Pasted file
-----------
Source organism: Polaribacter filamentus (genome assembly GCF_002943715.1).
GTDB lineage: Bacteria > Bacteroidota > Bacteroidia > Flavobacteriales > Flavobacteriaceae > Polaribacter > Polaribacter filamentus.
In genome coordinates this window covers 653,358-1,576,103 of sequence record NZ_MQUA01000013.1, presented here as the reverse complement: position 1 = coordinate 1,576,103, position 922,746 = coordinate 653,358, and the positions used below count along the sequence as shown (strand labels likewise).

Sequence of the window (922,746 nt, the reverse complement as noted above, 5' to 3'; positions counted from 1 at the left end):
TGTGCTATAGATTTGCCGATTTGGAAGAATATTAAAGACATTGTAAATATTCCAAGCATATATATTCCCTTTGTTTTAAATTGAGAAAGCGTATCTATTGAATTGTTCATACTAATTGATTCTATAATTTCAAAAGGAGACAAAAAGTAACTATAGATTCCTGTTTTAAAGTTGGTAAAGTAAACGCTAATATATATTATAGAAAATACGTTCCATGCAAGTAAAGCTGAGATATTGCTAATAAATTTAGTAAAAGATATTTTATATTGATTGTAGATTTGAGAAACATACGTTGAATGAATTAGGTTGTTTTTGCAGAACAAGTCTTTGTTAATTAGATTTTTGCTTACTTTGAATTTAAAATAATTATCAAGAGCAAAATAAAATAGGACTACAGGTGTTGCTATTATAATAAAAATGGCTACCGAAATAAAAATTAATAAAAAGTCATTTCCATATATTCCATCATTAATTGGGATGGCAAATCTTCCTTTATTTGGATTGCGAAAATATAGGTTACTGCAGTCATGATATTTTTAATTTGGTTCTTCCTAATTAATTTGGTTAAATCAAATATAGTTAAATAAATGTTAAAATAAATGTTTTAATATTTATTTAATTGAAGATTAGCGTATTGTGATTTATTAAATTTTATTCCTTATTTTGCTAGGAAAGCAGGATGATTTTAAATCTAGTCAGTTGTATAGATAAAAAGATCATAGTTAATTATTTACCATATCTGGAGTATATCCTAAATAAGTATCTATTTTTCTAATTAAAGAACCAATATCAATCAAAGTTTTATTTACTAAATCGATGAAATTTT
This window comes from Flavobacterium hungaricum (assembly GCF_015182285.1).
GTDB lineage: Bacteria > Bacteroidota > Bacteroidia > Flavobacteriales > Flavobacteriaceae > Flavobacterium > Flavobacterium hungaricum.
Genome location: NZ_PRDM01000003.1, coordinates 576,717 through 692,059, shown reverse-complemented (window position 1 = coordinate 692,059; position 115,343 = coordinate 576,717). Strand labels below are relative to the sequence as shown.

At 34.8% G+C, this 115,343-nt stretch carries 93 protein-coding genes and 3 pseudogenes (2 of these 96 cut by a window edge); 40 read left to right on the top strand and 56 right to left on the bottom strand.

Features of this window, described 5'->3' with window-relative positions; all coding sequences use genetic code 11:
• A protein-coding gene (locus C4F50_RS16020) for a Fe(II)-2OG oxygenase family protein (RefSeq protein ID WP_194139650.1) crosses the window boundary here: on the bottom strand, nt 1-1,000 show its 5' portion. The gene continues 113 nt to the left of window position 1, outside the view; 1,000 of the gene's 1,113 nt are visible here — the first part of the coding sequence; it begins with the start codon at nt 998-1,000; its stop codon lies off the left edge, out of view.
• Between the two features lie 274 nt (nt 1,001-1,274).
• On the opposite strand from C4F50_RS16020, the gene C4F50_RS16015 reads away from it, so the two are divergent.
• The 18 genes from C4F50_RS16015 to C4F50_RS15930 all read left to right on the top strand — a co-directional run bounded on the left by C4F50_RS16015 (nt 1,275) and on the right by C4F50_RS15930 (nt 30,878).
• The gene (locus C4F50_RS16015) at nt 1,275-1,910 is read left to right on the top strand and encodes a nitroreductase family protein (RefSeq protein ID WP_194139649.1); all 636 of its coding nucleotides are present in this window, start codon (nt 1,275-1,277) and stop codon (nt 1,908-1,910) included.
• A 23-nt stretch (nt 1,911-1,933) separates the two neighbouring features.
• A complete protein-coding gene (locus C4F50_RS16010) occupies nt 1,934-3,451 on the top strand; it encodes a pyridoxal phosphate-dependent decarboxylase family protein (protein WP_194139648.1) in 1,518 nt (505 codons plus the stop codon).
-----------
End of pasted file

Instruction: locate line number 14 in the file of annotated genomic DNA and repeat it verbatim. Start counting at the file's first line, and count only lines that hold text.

• The 18 genes from C4F50_RS16015 to C4F50_RS15930 all read left to right on the top strand — a co-directional run bounded on the left by C4F50_RS16015 (nt 1,275) and on the right by C4F50_RS15930 (nt 30,878).